On the state dependency of the equilibrium climate sensitivity during the last 5 million years

Other literature type, Article, Unknown, Conference object English OPEN
Köhler, P ; De Boer, B ; Von der Heydt, AS ; Stap, LB ; Van de Wal, RSW (2015)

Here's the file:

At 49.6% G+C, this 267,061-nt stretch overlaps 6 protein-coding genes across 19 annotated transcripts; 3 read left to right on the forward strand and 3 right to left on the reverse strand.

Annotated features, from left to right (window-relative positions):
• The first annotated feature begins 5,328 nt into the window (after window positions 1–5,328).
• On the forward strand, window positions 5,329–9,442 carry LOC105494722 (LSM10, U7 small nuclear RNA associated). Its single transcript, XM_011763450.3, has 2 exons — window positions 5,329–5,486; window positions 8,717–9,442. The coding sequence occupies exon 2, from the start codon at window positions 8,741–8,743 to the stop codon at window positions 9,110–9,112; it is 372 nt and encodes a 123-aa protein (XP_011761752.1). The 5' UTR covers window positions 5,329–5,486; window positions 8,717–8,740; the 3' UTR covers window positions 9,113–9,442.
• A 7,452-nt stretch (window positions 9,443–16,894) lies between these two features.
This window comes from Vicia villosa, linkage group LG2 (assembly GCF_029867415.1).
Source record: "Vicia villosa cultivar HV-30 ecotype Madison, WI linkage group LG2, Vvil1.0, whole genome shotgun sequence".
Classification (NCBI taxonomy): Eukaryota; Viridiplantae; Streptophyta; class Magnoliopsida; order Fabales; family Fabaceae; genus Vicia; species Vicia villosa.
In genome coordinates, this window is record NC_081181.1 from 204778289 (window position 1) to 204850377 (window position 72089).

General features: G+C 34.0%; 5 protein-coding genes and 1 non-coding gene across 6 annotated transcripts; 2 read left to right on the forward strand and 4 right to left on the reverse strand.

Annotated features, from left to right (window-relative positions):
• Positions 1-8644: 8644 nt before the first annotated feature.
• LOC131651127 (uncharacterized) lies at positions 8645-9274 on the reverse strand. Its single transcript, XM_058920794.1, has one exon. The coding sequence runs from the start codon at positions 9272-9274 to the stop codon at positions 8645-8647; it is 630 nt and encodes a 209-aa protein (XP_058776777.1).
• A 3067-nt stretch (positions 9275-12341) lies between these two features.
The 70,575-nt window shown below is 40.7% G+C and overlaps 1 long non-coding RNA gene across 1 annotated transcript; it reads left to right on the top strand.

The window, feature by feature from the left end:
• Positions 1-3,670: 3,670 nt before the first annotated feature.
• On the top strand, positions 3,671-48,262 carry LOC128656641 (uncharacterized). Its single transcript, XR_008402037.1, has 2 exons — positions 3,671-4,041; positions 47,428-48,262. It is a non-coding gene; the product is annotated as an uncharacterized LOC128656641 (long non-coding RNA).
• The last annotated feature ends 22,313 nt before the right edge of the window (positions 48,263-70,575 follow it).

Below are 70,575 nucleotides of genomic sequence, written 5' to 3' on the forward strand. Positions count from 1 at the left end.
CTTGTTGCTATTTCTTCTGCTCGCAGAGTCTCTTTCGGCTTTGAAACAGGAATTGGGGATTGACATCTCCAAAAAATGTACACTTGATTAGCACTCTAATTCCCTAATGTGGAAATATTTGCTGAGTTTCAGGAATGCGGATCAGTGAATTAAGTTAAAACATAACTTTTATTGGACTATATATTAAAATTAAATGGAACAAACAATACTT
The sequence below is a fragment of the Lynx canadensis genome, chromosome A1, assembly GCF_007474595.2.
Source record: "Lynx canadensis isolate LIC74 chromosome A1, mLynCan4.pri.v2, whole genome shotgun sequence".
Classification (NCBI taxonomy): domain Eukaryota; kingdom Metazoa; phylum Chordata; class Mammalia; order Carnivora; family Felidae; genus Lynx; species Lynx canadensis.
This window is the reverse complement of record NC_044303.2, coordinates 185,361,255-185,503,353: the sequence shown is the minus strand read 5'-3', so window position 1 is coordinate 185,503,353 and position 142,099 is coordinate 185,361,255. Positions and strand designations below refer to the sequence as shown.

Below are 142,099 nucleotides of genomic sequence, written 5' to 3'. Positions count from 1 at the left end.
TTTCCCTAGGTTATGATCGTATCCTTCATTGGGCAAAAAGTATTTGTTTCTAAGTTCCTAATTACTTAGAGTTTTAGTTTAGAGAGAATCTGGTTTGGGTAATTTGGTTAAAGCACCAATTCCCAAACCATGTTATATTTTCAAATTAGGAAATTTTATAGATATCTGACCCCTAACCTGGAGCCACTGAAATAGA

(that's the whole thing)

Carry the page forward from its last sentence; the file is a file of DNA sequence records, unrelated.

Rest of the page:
It is still an open question how equilibrium warming in response to increasing radiative forcing – the specific equilibrium climate sensitivity <i>S</i> – depends on background climate. We here present palaeodata-based evidence on the state dependency of <i>S</i>, by using CO<sub>2</sub> proxy data together with a 3-D ice-sheet-model-based reconstruction of land ice albedo over the last 5 million years (Myr). We find that the land ice albedo forcing depends non-linearly on the background climate, while any non-linearity of CO<sub>2</sub> radiative forcing depends on the CO<sub>2</sub> data set used. This non-linearity has not, so far, been accounted for in similar approaches due to previously more simplistic approximations, in which land ice albedo radiative forcing was a linear function of sea level change. The latitudinal dependency of ice-sheet area changes is important for the non-linearity between land ice albedo and sea level. In our set-up, in which the radiative forcing of CO<sub>2</sub> and of the land ice albedo (LI) is combined, we find a state dependence in the calculated specific equilibrium climate sensitivity, <i>S</i><sub>[CO<sub>2</sub>,LI]</sub>, for most of the Pleistocene (last 2.1 Myr). During Pleistocene intermediate glaciated climates and interglacial periods, <i>S</i><sub>[CO<sub>2</sub>,LI]</sub> is on average ~ 45 % larger than during Pleistocene full glacial conditions. In the Pliocene part of our analysis (2.6–5 Myr BP) the CO<sub>2</sub> data uncertainties prevent a well-supported calculation for <i>S</i><sub>[CO<sub>2</sub>,LI]</sub>, but our analysis suggests that during times without a large land ice area in the Northern Hemisphere (e.g. before 2.82 Myr BP), the specific equilibrium climate sensitivity, <i>S</i><sub>[CO<sub>2</sub>,LI]</sub>, was smaller than during interglacials of the Pleistocene. We thus find support for a previously proposed state change in the climate system with the widespread appearance of northern hemispheric ice sheets. This study points for the first time to a so far overlooked non-linearity in the land ice albedo radiative forcing, which is important for similar palaeodata-based approaches to calculate climate sensitivity. However, the implications of this study for a suggested warming under CO<sub>2</sub> doubling are not yet entirely clear since the details of necessary corrections for other slow feedbacks are not fully known and the uncertainties that exist in the ice-sheet simulations and global temperature reconstructions are large.
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